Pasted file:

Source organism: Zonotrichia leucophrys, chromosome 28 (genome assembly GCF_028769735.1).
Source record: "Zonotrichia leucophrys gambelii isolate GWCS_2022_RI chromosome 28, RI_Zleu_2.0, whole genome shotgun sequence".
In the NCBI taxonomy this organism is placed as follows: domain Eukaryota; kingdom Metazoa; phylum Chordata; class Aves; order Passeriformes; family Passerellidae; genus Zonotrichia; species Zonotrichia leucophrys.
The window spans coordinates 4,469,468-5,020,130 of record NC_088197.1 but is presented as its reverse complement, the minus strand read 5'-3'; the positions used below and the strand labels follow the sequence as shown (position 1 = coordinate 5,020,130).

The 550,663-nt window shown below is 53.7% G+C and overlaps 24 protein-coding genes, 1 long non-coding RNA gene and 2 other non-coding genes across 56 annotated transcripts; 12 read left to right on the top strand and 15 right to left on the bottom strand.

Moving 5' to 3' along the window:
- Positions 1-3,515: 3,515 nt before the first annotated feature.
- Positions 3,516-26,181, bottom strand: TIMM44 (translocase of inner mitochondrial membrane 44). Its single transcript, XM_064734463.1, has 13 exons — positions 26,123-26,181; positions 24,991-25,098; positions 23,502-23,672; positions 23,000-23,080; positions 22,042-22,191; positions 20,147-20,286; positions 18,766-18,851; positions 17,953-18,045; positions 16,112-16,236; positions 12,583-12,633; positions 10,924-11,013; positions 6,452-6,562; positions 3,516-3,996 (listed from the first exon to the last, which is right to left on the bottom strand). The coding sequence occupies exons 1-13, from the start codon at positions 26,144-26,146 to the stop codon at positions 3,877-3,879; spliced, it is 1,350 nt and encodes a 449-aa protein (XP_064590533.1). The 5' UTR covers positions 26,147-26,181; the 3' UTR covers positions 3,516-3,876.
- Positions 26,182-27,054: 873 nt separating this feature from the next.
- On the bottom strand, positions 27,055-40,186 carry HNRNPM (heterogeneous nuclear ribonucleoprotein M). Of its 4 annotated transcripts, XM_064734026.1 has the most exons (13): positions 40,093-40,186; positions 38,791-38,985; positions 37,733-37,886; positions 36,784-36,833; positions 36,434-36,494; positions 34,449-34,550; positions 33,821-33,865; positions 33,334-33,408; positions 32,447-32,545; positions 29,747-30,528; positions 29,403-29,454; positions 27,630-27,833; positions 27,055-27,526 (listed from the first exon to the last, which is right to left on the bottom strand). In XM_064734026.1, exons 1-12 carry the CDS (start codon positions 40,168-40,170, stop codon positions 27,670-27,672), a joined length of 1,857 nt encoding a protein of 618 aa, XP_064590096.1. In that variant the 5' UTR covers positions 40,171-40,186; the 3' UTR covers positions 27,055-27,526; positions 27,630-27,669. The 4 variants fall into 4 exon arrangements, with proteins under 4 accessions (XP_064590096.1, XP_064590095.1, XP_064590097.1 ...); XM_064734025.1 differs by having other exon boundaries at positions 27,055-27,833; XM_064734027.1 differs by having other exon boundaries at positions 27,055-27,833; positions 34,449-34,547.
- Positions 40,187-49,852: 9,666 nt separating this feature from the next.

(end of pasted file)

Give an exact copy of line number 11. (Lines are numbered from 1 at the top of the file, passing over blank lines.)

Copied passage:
- Positions 40,187-49,852: 9,666 nt separating this feature from the next.